After John Stewart was dropped from Capitol Records he soon discovered he had a fan and champion in Warner Bros. Records’ Joe Smith, who quickly signed him. Smith had a great ear for musical talent. His signings during the 1960s and 70s brought fame and fortune to the label such as that of Petula Clark. Although Clark had been an international recording artist for a decade, she was little known on this side of the Atlantic. Smith’s decision to release her recording of “Downtown” in late 1964 on Warners in the U.S. even before her English label, Pye did, finally allowed her to capture and captivate the U.S. with her beautiful, optimistic vocals. She would go on to release a string of hit recordings for almost a decade on Warners. And Petula Clark was just one of many Joe Smith successes at Warners which included Joni Mitchell, Randy Newman and Emmylou Harris. At the time of John Stewart’s signing to the label in 1971, it looked like he had finally found a good home.
The two albums John recorded for Warners (“The Lonesome Picker Rides Again” and “Sunstorm”) were released within a very short period of time of each other: five months. I remember at the time of my purchasing “Sunstorm” thinking that it had been released very quickly on the heels of “Lonesome Picker” (a somewhat unusual practice at the time). I didn’t think about it too deeply because I was just excited to have another John Stewart album so quickly. But why were both albums released in such a short period of time? It’s possible Warners wanted to get another Stewart album out after the disappointing sales of “Lonesome Picker.” It’s also possible it was something else.
Both albums could be considered twins—or maybe they were meant as a double album (which might explain their close releases if the studio had more than enough material stockpiled). Not only were they recorded for the same label, but they were both produced by John’s brother Michael and featured most of the same musical personnel (based on this a double album or recording sessions for a single one that went on and on trying to get a handle on the material now appears to be likely). Among the musicians was orchestrator and conductor, Jimmie Haskell who had worked with John during his Kingston Trio days a decade earlier creating the arrangements and conducting the orchestra for the group’s “Something Special” album which included John’s song and the Trio hit, “One More Town”. On John’s two Warners’ albums, Haskell created small chamber pieces that supported the songs for which they were arranged, giving them a special ethereal quality. You can hear it particularly on “Just An Old Love Song” (also listen for Jennifer Warnes’ high background call-and-response vocal). Haskell’s arrangements added considerably to “All the Brave Horses,” “Joe,” “Bolinas,” and backed John’s father’s recollection and recitation of his “Account of Halley’s Comet”.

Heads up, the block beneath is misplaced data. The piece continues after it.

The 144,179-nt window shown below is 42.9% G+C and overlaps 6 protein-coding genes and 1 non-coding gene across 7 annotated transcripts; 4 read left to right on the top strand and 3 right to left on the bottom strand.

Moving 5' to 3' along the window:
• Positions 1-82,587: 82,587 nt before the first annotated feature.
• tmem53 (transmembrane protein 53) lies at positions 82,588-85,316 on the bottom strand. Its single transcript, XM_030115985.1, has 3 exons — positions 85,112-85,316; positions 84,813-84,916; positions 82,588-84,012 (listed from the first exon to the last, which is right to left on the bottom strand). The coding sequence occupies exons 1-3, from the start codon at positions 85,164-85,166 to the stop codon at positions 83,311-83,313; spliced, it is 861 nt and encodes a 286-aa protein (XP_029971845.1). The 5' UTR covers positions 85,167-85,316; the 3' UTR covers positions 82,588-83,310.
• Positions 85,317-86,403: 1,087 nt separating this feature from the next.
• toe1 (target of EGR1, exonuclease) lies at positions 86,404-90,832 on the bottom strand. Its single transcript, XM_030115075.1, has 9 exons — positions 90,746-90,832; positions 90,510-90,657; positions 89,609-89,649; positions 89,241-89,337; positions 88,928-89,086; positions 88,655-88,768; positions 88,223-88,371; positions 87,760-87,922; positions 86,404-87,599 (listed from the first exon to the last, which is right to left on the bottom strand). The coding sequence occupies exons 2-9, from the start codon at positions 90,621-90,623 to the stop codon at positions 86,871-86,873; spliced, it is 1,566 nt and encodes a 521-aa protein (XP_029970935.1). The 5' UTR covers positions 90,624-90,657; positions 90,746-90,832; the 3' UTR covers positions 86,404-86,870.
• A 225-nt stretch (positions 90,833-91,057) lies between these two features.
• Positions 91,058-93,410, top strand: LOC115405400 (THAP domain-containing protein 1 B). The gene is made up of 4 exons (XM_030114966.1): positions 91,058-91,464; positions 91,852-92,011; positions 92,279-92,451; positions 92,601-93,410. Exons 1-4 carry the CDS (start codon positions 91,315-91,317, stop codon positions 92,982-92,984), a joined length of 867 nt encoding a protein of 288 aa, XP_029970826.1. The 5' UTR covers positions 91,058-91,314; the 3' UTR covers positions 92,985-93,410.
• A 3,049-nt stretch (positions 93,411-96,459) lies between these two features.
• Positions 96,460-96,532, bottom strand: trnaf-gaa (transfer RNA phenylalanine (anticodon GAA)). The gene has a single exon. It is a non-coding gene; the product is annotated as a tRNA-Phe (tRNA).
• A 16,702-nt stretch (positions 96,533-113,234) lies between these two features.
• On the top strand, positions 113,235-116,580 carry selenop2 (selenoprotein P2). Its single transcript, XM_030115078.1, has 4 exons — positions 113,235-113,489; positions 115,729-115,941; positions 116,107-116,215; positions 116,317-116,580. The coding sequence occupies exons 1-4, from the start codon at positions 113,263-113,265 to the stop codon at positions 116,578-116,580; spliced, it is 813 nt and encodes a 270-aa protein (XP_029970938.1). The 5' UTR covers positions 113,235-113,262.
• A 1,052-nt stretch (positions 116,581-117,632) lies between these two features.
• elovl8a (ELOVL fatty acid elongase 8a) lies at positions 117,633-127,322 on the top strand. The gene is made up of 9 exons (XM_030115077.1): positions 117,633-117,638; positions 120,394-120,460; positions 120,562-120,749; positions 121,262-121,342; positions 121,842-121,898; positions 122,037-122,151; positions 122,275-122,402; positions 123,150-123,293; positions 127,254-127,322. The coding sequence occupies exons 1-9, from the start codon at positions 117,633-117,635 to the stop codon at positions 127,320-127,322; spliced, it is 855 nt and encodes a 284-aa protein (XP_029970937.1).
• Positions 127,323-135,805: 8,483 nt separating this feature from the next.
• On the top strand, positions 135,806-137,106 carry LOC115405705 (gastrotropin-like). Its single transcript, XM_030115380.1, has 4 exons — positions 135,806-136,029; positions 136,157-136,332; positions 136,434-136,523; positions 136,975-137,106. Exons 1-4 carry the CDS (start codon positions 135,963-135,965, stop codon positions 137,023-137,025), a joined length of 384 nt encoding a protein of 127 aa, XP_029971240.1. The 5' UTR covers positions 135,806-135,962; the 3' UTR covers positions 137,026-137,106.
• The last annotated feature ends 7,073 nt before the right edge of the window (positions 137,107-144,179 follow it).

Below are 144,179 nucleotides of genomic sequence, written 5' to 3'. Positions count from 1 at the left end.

John said that the two albums were not favorites of his and, if at least among the reasons, because he and his brother Michael could not get a handle on the albums, it would go a long way in explaining why. Even so, John would go on to sing many of the songs live over the decades in his concert performances. And even though the Warners’ albums were transitions between better Capitol and RCA releases, they nonetheless still contain some great John Stewart recordings that expand his catalogue of epic tales cinematically with all the aural colors orchestrations brought to them. Along with John Andrew Tartaglia’s arrangements on “Willard,” Jimmie Haskell’s orchestrations on the two Warners’ albums brought us as close to a John Stewart meeting-of-the-minds with Aaron Copeland and Virgil Thomson that we will ever know. To view this medley go to to 42:04 at https://youtu.be/bEr4zy94w8I